Abbey Place gets OK’d: Subdivision will add 300 homes to Columbus

A city panel has approved a preliminary plat for a subdivision on the northwest side of Columbus that will bring more than 300 homes to the city.

The Columbus Plan Commission approved a preliminary plat Wednesday in a 9-0 vote for Abbey Place, which is being developed by Indianapolis-based Arbor Investments. The company plans to build 313 lots and 10 commons areas on 133 acres between Indianapolis Road and Interstate 65 near the Princeton Park subdivision.

Mike Campbell, vice president of land acquisition and development, approached the Columbus Plan Commission to request seven modifications from the city’s subdivision control ordinance, most of which were approved.

The modifications include:

Waiving the requirement to dedicate right-of-way and complete improvements along County Road 150 West.

Exceeding the 150-foot maximum length of a temporary dead-end road.

Reducing the minimum curb radius.

Reducing the dimension of a passing blister along Lowell Road.

Also among them is a modification to allow 56 lots to exceed the maximum 3-to-1 depth-to-width ratio. Those particular lots do not meet the requirements, the company said. The company also proposed an alternate planting design and sought to waive a requirement to connect to Princeton Park Drive, according to city planning documents.

The commission voted to approve the modification for Princeton Park Drive, meaning it will not connect between the two subdivisions, said Jeff Bergman, city-county planning director.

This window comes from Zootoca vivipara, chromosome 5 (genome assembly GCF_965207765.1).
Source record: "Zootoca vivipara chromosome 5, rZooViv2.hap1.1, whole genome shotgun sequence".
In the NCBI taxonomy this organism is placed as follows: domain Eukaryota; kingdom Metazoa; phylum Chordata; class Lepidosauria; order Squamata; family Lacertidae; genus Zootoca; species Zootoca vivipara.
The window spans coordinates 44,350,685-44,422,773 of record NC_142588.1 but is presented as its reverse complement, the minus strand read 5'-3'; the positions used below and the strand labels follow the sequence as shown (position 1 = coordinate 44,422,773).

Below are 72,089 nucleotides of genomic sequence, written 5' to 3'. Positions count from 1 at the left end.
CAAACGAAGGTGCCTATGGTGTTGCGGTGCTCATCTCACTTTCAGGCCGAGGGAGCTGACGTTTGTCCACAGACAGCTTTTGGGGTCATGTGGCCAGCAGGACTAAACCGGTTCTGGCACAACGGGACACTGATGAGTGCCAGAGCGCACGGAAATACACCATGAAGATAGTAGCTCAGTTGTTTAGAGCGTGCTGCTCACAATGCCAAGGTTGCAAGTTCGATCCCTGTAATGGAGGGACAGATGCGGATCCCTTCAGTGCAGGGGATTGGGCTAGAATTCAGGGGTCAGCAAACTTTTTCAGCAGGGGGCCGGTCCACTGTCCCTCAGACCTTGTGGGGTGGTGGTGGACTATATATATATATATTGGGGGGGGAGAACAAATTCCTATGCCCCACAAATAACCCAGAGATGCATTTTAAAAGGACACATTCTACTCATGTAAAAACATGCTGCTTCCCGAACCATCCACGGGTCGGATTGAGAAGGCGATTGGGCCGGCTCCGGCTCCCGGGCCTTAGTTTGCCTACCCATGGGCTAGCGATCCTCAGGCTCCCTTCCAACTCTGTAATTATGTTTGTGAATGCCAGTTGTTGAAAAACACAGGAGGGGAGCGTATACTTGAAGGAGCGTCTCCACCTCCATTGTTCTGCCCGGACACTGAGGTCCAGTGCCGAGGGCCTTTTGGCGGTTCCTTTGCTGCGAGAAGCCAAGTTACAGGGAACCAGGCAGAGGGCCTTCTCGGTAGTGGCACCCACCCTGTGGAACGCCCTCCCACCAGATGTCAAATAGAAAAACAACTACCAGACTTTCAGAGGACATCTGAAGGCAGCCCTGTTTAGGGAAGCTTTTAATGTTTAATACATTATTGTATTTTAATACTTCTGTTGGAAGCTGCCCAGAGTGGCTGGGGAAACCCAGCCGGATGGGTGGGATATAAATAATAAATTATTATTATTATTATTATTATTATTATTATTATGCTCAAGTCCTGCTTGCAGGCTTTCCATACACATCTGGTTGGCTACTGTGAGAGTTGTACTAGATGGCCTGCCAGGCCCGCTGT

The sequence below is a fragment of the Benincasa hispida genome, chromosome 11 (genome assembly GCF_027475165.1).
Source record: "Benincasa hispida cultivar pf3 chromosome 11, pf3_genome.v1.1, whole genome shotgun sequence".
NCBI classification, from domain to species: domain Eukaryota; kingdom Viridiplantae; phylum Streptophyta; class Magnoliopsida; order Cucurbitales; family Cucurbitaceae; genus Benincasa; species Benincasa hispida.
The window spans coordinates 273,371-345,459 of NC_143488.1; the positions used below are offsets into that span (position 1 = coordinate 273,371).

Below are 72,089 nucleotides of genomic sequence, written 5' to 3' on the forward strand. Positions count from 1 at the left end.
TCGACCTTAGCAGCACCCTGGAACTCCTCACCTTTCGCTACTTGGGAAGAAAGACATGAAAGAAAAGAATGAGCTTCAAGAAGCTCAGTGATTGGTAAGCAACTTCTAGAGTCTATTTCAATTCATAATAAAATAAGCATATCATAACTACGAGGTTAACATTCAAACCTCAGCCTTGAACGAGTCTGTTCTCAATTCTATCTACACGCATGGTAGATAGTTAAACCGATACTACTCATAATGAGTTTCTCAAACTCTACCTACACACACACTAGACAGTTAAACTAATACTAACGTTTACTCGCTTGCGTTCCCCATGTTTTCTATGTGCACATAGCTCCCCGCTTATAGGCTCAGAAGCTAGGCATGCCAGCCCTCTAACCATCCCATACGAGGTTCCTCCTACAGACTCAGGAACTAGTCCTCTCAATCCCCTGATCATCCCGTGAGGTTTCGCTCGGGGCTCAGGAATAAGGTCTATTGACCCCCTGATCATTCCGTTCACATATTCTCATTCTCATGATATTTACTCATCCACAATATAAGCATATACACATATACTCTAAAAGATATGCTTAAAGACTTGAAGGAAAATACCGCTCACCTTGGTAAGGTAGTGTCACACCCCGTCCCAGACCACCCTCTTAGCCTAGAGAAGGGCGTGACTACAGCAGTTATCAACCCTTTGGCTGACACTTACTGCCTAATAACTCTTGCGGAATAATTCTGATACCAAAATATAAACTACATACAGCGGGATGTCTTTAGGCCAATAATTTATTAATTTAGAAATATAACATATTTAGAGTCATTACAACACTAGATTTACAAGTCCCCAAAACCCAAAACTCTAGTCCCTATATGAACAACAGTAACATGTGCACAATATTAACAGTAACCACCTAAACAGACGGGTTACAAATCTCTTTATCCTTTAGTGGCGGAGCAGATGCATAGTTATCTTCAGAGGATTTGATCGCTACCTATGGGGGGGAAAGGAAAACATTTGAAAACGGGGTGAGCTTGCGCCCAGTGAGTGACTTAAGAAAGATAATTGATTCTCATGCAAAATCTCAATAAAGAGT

However, the commission denied a similar request to exclude connections for Remington and Heathrow Drives, also in Princeton Park subdivision. That means these two streets will be used to connect Abbey Place and Princeton Park subdivisions.

City leaders approved annexing 151 acres and rezoning the property for the subdivision earlier this year. The project has been discussed since last November when Princeton Park homeowners approached the city with concerns about increased traffic, resulting in Arbor developer Paul Claire to agree to conduct a traffic study.

Arbor Investments said it plans to construct a roundabout at County Road 200 West as part of the project, which will also include two parks, one of which will have fitness stations available for use.

The Arbor project is one of the biggest in Columbus since Shadow Creek Farms was approved in 1999 on 298 acres south of County Road 200S and east of Interstate 65. The subdivision, developed by Beazer Homes, has about 900 lots.

Bergman said the approval of Arbor’s preliminary subdivision was the last public step in the approval process. All other aspects of the project will be reviewed administratively without the need for a public hearing, he said.

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Matt Kent is a reporter for The Republic. He can be reached at 812-379-5712 or